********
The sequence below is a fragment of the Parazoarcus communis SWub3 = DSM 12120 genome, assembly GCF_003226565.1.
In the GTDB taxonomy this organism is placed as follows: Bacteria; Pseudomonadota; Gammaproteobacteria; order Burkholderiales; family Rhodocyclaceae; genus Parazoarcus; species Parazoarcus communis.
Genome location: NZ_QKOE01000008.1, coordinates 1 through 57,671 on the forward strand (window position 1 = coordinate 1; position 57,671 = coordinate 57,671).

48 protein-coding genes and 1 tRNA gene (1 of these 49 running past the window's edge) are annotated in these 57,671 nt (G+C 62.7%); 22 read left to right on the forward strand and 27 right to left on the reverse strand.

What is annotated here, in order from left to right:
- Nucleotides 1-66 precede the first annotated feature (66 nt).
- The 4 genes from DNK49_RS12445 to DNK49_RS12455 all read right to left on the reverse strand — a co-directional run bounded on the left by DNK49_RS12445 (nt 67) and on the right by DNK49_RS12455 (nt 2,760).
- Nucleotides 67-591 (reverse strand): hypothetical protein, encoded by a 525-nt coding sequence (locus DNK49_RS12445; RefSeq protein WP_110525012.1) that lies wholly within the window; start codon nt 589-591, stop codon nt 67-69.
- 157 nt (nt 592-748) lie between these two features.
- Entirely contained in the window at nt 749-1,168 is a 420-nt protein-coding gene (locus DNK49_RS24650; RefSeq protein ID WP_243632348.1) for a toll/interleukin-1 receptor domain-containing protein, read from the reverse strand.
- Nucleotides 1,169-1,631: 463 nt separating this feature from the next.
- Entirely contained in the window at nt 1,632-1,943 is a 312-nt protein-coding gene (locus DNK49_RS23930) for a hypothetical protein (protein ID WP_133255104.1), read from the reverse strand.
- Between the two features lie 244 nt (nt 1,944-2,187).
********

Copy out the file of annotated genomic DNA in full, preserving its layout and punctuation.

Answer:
The sequence below is a fragment of the Parazoarcus communis SWub3 = DSM 12120 genome, assembly GCF_003226565.1.
In the GTDB taxonomy this organism is placed as follows: Bacteria; Pseudomonadota; Gammaproteobacteria; order Burkholderiales; family Rhodocyclaceae; genus Parazoarcus; species Parazoarcus communis.
Genome location: NZ_QKOE01000008.1, coordinates 1 through 57,671 on the forward strand (window position 1 = coordinate 1; position 57,671 = coordinate 57,671).

48 protein-coding genes and 1 tRNA gene (1 of these 49 running past the window's edge) are annotated in these 57,671 nt (G+C 62.7%); 22 read left to right on the forward strand and 27 right to left on the reverse strand.

What is annotated here, in order from left to right:
- Nucleotides 1-66 precede the first annotated feature (66 nt).
- The 4 genes from DNK49_RS12445 to DNK49_RS12455 all read right to left on the reverse strand — a co-directional run bounded on the left by DNK49_RS12445 (nt 67) and on the right by DNK49_RS12455 (nt 2,760).
- Nucleotides 67-591 (reverse strand): hypothetical protein, encoded by a 525-nt coding sequence (locus DNK49_RS12445; RefSeq protein WP_110525012.1) that lies wholly within the window; start codon nt 589-591, stop codon nt 67-69.
- 157 nt (nt 592-748) lie between these two features.
- Entirely contained in the window at nt 749-1,168 is a 420-nt protein-coding gene (locus DNK49_RS24650; RefSeq protein ID WP_243632348.1) for a toll/interleukin-1 receptor domain-containing protein, read from the reverse strand.
- Nucleotides 1,169-1,631: 463 nt separating this feature from the next.
- Entirely contained in the window at nt 1,632-1,943 is a 312-nt protein-coding gene (locus DNK49_RS23930) for a hypothetical protein (protein ID WP_133255104.1), read from the reverse strand.
- Between the two features lie 244 nt (nt 1,944-2,187).